Exposition of condition 1

Arrow (1983: p. 15)

The social welfare function is defined for every admissible pair of individual orderings, R1, R2.

Arrow (1970: p. 39)

In all possible choices, there must be a set S composed of three choices, which satisfies the conditions below: for any individual ordering T1,・・・, Tn of objects in S, there is an admissible individual ordering set R1,・・・, Rn for all objects, such that for every individual i, and all x, y in S, we have xRiy if and only if xTiy.

Exposition of condition 2

Arrow (1983: p. 15)

If an alternative social state x arises or does not fall in the ordering of each individual without any other change in those orderings and if x was preferred to another alternative y before the change in individual orderings, then x is still preferred to y.

Arrow (1970: p. 41)

Let R1,・・・, Rn and・・・, be two sets of individual orderings, R and Rʹ be the corresponding social ordering relationship, P and be the corresponding social preferences relationship. Suppose for individual i the two ordering relationships have the following connection: (1) for any two options x' and y' different from option x, x'R'iy' if and only if xRiy'; (2) for any y', if xRiy', then xR'iy'; For any y', if xPiy', then xP'iy'. Then, if xPy, then xP'y.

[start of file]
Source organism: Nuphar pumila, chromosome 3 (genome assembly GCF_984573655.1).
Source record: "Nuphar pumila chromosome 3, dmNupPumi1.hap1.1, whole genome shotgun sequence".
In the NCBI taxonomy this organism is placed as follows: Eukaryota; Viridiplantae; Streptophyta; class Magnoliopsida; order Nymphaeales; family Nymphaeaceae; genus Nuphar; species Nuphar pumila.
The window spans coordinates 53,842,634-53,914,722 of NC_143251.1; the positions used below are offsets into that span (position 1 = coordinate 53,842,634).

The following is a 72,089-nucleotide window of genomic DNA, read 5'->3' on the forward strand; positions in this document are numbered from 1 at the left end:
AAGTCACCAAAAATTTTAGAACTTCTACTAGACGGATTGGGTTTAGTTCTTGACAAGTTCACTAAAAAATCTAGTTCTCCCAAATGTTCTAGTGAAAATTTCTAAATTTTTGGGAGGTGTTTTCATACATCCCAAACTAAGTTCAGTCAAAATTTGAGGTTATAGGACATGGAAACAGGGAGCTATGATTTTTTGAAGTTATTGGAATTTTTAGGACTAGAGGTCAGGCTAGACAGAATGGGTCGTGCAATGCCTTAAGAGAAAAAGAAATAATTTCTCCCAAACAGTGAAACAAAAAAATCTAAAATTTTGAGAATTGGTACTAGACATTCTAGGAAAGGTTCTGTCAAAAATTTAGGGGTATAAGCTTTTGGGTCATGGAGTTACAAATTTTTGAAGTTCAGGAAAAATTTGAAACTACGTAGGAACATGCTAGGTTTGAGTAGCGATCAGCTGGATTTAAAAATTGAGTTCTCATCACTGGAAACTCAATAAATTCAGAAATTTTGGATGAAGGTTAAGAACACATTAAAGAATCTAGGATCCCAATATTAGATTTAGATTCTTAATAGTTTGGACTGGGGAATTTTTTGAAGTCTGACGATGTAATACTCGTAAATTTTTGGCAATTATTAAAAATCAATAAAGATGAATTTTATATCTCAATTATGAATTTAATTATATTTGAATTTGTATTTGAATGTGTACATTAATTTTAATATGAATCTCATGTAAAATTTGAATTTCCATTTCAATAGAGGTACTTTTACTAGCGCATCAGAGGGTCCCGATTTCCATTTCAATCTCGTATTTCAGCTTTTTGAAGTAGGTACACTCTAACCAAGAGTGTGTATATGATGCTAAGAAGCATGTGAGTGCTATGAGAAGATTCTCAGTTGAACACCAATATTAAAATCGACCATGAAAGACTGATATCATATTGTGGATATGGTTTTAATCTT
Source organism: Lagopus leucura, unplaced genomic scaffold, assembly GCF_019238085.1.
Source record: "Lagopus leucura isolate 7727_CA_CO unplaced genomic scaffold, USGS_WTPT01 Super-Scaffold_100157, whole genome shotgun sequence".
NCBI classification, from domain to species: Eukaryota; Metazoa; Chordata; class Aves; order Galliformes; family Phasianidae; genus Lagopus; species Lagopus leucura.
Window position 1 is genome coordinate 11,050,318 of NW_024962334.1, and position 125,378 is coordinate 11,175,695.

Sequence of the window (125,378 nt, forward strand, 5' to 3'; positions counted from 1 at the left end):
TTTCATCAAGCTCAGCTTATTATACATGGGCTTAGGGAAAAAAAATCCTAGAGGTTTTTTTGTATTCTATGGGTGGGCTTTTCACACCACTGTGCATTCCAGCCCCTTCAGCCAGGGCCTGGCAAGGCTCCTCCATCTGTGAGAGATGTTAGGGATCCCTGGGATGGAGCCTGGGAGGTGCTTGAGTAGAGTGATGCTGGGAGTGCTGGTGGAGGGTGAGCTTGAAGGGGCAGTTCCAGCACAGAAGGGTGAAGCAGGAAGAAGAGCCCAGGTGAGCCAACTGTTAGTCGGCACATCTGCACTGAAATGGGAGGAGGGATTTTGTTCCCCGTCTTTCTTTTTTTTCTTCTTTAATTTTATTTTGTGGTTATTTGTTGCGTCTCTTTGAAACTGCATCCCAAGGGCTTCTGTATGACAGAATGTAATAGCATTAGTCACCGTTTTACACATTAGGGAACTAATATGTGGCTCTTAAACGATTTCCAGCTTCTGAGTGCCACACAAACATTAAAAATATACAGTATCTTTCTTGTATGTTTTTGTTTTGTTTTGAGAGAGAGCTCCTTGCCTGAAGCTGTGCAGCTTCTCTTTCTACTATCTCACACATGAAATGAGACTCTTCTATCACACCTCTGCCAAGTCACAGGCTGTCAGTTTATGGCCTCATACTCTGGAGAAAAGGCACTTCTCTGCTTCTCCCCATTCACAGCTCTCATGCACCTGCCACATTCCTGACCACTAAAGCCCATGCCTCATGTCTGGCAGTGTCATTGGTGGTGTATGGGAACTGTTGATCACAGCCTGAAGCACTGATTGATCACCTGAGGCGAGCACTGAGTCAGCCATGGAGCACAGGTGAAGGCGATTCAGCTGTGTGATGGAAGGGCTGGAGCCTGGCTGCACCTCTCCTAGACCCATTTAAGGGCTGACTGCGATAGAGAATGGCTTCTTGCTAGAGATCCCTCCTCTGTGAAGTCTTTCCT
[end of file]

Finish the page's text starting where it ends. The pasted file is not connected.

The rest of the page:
Exposition of condition 3

Arrow (1983: p. 16)

(Independence of irrelevant alternatives). Let R1, R2, and be two sets of individual orderings. If for both individuals i and for all x and y in a given set of alternatives S, xRiy if and only if, then the social choice made from S is the same whether the individual orderings are R1, R2, or (the author notes: this condition is known as the “independent candidate independence” conditions)

Arrow (1970: p. 42)

Let R1, R2, and be two sets of individual orderings, C(S) and C'(S) be the corresponding social choice functions. If for some given environment S, for all individual i and all elements x and y, if the sufficient and necessary condition for xRiy is xR'iy, then the same is true for C(S) and C'(S) (i.e. independence or uncorrelatedness).

Exposition of condition 4

Arrow (1983: p. 17)

The social welfare function is not to be imposed.

Arrow (1970: p. 45)

Definition 5: if for two different objects x and y, and for any individual ranking set R1,・・・, Rn, we have xRy, then we call the social welfare function to be imposed.

Condition 4: social welfare function is not imposed.

Exposition of condition 5

Arrow (1983: p. 19)

(Non-dictatorship). The social welfare function is not to be dictatorial (non-dictatorial).

Arrow (1970: p. 46)

Definition 6: if there is some individual i, such that for any x and y, and for any ordering R1, Rn of other individuals except i, xPiy implies xPy, then the social welfare function is called dictatorial.

Condition 5: Social welfare function is not arbitrary (i.e. social welfare function is authoritarian).